Eye For Film >> Movies >> Northern Soul (2014) Film Review
Reviewed by: Amber Wilkinson
Make no mistake, there is grit in this Northern Soul, the debut film from photographer-turned-director Elaine Constantine. This is not a song-and-dance film, although the music is stirring and the dancing passionate. At heart, it's a story of friendship and working-class aspiration set against the backdrop of the burgeoning northern soul dance culture of mid-Seventies Lancashire. But though this is a celebration of the escapism and camaraderie offered by these hard-to-come by nuggets of American black soul, it is also a clear-eyed view of the scene that doesn't make light of its attendant drug culture, even if - disappointingly for a film by a woman director - its female characters are left firmly on the margins.
The fictional town of Burnsworth could be just about anywhere in the industrial north and it is home to John (Elliot James Langridge) a typically lanky teenager with floppy hair and the social skills of a mouse. Hectored into a trip to his local youth club by his mum (former soul girl Lisa Stansfield) - "He's becoming a weirdo. A recluse at his age!" - he runs into the equally lanky, floppy-haired Matt (Joshua Whitehouse), whose bum fluff moustache marks him out as more streetwise. Matt has managed to sneak a northern soul record onto the DJ decks amid the chart hits and the track - so different from the likes of Melanie's Brand New Key - and Matt's enthusiastic dancing captivate John. "You were like Bruce Lee," he tells him, surely the height of mid-Seventies matey praise.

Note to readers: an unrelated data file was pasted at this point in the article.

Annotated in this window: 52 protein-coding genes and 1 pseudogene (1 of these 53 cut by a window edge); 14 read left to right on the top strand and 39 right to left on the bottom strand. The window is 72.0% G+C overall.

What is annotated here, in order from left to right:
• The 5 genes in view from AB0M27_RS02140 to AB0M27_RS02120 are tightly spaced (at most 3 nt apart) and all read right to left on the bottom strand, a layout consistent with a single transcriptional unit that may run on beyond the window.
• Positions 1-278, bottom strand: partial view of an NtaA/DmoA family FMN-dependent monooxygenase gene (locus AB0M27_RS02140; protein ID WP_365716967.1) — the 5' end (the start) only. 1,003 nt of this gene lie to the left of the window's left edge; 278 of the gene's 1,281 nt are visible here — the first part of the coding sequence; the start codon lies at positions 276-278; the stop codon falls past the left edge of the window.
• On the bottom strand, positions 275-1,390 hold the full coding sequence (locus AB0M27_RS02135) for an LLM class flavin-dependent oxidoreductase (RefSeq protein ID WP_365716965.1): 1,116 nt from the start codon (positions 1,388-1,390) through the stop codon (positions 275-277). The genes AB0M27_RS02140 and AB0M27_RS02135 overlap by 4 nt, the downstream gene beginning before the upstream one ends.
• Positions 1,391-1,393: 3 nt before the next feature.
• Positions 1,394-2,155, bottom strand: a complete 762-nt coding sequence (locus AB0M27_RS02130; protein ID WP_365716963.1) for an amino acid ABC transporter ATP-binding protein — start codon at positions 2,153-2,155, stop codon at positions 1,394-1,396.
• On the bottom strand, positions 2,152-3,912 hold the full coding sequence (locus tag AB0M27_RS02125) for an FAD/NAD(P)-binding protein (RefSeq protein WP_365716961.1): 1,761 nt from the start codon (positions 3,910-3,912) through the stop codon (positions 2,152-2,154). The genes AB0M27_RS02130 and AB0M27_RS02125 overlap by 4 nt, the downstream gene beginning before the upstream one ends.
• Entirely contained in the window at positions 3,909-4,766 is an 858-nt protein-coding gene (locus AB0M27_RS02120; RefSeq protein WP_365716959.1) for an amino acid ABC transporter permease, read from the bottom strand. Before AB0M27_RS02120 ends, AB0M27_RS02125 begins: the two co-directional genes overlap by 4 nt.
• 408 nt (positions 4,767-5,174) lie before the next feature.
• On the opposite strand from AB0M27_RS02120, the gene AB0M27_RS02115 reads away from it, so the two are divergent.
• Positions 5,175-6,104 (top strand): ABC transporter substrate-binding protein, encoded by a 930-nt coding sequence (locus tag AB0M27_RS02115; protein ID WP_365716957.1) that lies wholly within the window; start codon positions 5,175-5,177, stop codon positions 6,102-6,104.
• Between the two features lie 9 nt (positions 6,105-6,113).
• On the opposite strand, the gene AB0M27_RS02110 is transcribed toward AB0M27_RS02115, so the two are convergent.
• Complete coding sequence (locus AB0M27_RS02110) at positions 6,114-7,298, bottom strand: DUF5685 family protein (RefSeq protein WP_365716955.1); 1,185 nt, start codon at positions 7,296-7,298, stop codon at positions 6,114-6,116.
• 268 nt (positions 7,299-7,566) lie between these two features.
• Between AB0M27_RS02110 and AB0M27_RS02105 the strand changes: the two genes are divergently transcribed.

A friendship is born and the rest of the film sees their ambition to go to the US to find some rare northern soul records so they can make their mark as a DJ pairing tested both by circumstances and growing pains. Matt and John have an enthusiasm for the music but Constantine also captures the aggression that can sometimes rise up gangs of teenage lads, especially when they are taking large amounts of amphetamines in order to dance the night away at the Mecca of Wigan Casino. It's clear both boys are in dead-end jobs, John after he spectacularly ditches school, so the music becomes an outlet for their frustrations, even if only for a few hours a week. Constantine captures the excitement that the promise of a big gathering of like-minded people can bring, even if it is only Wigan, and newcomer Langridge does an excellent job of making John grow up through the course of the film, subtly moving him from mouse to man through a gradual increase in confidence.
The look is spot on for the Seventies, with everything from the garish patterned carpets to the kitchen tea towels hitting the right note, while cinematographer Simon Tindall (a name to look out for, he's also responsible for recent London Film Festival selection The Goob) realistically and naturalistically captures the vibe of the period. Constantine's attitude is mater-of-fact, whether she is depicting fumbled sex in the back of a car to Wigan Casino itself, there is no place for gloss in her story.
The film is so focused on Matt and John, however, that the subisidiary cast pale in comparison. John's love interest nurse (Antonia Thomas) is called upon to do little more than occasionally nudge the plot along and only Steve Coogan and Ricky Tomlinson really making any sort of impact. But with the boys and the music, it's easy to go along with Constantine and forget the rest. Northern soul afficianados are in for a particular treat, with more than 50 songs appearing on the soundtrack and a key role given to Tobi Legend's Time Will Pass You By, which became famous as one of Wigan Casino's 'three before eight' - played each week as one of the final records of the night. Take talcum not tissues.Reviewed on: 18 Oct 2014